This book tells the incredibly creepy story of ventriloquist Ronny McBane and his realistic dummy, Piggy. Their assistant, Gloria Seevers, is missing. The police prove to be little help in solving her disappearance. Months later her distraught sister, Kitty Seevers, receives a package which holds a lock of Gloria’s hair. The return address is for the club where Gloria was working as the act’s assistant, the Bamboo Club. Having lost faith in the police, Kitty decides to take matters into her own hands and heads to Chicago to try and find out who sent the package and what became of her sister.
She follows the trail and after an initial encounter with McBane and Piggy, tries to find out more. This leads to one of the most enjoyable passages of the book for me. She seeks out their old manager, Bascomb, and he recounts his experiences with the pair. He tells the tale of another ventriloquist, Eddie Bose, who paid the price for his curiosity about how Piggy was able seem so alive. It is a joy to read, disturbing and gripping.
Piggy is an absolutely terrifying character, and Curran’s descriptions of him really bring him to life. Piggy has the presence, power and fear factor to put him up there with the horror icons we all know and love. Piggy is a horror icon in waiting. I suppose the closest horror equivalent would be Chucky from the “Child’s Play” movies, but Piggy is a far nastier and richer character. When it comes to creepiness factor, mannequins and dummies are right up there with clowns. Piggy’s uneven sharp teeth, articulation, and his black eyes add to the frightening ensemble that is Piggy. The symbiotic, well, parasitic relationship between Piggy and McBane is fascinating.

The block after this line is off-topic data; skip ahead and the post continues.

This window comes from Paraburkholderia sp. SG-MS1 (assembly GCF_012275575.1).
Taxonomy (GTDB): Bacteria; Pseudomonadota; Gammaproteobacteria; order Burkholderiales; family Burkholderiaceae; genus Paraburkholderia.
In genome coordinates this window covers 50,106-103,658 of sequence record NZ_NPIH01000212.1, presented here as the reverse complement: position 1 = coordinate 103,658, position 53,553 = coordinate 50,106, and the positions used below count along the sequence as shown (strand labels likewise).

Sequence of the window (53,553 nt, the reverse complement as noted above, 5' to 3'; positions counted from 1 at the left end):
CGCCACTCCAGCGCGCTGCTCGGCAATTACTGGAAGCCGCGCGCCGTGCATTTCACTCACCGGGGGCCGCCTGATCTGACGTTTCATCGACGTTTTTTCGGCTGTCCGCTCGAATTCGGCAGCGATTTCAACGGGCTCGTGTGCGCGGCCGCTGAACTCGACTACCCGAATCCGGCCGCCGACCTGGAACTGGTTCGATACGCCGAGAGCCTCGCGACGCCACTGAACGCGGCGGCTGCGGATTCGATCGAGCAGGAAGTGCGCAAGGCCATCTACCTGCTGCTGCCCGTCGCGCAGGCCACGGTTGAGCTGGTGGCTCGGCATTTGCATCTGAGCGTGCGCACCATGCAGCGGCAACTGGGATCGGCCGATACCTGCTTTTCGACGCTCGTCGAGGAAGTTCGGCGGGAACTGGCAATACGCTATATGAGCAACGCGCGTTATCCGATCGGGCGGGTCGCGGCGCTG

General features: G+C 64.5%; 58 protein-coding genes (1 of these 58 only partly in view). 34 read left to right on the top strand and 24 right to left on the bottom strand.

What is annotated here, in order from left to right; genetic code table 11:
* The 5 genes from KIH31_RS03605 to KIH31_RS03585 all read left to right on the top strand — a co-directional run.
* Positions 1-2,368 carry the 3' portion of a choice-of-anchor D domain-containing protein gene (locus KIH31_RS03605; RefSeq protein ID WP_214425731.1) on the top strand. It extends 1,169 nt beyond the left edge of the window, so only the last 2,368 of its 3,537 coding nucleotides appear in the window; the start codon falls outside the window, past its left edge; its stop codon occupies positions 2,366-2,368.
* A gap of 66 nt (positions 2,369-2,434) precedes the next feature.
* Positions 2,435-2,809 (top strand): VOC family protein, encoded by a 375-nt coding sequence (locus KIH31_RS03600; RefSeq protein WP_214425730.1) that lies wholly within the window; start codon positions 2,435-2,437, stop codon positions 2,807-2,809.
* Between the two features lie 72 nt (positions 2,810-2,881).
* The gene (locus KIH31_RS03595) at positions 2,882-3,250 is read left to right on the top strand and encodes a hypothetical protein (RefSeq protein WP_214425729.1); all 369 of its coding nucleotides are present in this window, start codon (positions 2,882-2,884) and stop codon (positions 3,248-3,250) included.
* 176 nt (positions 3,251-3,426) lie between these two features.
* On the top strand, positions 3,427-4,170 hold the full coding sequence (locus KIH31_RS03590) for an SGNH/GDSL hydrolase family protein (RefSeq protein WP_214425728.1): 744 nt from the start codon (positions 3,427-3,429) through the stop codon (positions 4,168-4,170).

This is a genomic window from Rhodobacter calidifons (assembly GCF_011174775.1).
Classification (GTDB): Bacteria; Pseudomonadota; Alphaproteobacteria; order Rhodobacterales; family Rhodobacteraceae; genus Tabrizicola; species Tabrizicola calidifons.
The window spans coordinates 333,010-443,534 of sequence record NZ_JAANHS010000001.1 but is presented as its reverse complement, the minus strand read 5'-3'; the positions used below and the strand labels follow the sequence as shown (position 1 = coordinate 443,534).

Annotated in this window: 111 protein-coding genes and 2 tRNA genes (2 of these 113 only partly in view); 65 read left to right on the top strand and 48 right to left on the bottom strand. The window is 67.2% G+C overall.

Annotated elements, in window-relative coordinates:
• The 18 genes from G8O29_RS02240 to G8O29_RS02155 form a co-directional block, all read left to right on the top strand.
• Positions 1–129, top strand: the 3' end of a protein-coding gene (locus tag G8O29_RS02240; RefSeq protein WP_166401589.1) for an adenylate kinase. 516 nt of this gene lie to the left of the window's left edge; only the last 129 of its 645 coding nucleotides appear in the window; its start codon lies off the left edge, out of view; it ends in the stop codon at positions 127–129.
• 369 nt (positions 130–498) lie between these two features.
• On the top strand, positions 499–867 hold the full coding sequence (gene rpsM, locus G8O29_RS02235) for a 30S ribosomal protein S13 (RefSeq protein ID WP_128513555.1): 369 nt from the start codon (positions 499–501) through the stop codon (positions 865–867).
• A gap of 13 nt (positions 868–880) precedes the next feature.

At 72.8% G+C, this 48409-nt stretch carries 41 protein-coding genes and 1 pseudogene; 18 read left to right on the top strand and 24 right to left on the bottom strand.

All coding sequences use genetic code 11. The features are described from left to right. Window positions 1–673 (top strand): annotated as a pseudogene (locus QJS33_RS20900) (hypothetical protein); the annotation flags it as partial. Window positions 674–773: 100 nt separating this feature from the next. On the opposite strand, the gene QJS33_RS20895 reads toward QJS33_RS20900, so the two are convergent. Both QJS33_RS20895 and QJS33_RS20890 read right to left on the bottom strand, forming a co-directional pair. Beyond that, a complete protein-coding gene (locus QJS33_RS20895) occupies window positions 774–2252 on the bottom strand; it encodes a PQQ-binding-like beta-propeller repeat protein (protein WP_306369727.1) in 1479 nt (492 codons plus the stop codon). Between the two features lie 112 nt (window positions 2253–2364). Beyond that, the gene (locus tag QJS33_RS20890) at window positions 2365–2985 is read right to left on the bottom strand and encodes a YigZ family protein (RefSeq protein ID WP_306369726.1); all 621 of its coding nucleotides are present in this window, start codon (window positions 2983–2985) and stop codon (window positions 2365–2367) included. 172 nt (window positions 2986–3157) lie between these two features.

The atmosphere all through the book is dark and Piggy’s sinister presence is omnipotent. I can’t stress how deliciously creepy the setting, characters, and just the entirety of the book are. If a book is the sum of its parts and all the parts are this good, then you know you are reading something special. As the story progresses the origins of the McBane family and Piggy are unveiled and it does not disappoint. The tension throughout the book is key to its success. But that’s not to say that it’s all tension and no gore, as there is a nice balance struck. There are definitely some graphic and disturbing scenes in there. As you read on, you’ll be pleading with Kitty to give up on her quest. It’s reminiscent of watching old horror movies and shouting at the characters not to go in that haunted house. Kitty is a determined character and you’ll root for her.
All the books I’ve read by Tim Curran have never been less than excellent, and he’s rapidly becoming one of my favourite authors. I’m excited about reading the rest of his works. One request, Tim: more Piggy!
Reviewed by Andrew Tadman. @thebooksofblood